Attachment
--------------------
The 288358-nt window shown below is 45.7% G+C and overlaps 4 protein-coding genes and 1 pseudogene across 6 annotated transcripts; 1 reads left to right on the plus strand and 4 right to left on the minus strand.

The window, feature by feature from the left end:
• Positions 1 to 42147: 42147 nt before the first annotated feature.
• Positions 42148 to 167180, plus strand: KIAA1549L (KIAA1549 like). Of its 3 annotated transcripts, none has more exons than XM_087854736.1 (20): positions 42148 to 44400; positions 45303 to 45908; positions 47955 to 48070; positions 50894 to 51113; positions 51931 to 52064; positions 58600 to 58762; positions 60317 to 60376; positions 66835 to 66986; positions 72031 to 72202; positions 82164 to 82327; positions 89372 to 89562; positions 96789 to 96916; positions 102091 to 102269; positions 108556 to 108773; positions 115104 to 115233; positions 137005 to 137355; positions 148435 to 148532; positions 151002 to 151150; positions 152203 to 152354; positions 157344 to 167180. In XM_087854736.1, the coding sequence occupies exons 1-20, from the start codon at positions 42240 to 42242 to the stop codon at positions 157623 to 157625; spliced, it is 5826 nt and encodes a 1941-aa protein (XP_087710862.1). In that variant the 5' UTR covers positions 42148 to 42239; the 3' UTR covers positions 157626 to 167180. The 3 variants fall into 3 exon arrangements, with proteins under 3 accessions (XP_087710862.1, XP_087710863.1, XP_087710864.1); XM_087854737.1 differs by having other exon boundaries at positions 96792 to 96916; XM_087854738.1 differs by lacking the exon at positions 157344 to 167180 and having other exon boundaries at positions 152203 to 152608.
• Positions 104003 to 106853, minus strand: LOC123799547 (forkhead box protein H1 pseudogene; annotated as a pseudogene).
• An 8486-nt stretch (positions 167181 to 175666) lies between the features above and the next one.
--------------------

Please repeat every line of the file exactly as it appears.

The 288358-nt window shown below is 45.7% G+C and overlaps 4 protein-coding genes and 1 pseudogene across 6 annotated transcripts; 1 reads left to right on the plus strand and 4 right to left on the minus strand.

The window, feature by feature from the left end:
• Positions 1 to 42147: 42147 nt before the first annotated feature.
• Positions 42148 to 167180, plus strand: KIAA1549L (KIAA1549 like). Of its 3 annotated transcripts, none has more exons than XM_087854736.1 (20): positions 42148 to 44400; positions 45303 to 45908; positions 47955 to 48070; positions 50894 to 51113; positions 51931 to 52064; positions 58600 to 58762; positions 60317 to 60376; positions 66835 to 66986; positions 72031 to 72202; positions 82164 to 82327; positions 89372 to 89562; positions 96789 to 96916; positions 102091 to 102269; positions 108556 to 108773; positions 115104 to 115233; positions 137005 to 137355; positions 148435 to 148532; positions 151002 to 151150; positions 152203 to 152354; positions 157344 to 167180. In XM_087854736.1, the coding sequence occupies exons 1-20, from the start codon at positions 42240 to 42242 to the stop codon at positions 157623 to 157625; spliced, it is 5826 nt and encodes a 1941-aa protein (XP_087710862.1). In that variant the 5' UTR covers positions 42148 to 42239; the 3' UTR covers positions 157626 to 167180. The 3 variants fall into 3 exon arrangements, with proteins under 3 accessions (XP_087710862.1, XP_087710863.1, XP_087710864.1); XM_087854737.1 differs by having other exon boundaries at positions 96792 to 96916; XM_087854738.1 differs by lacking the exon at positions 157344 to 167180 and having other exon boundaries at positions 152203 to 152608.
• Positions 104003 to 106853, minus strand: LOC123799547 (forkhead box protein H1 pseudogene; annotated as a pseudogene).
• An 8486-nt stretch (positions 167181 to 175666) lies between the features above and the next one.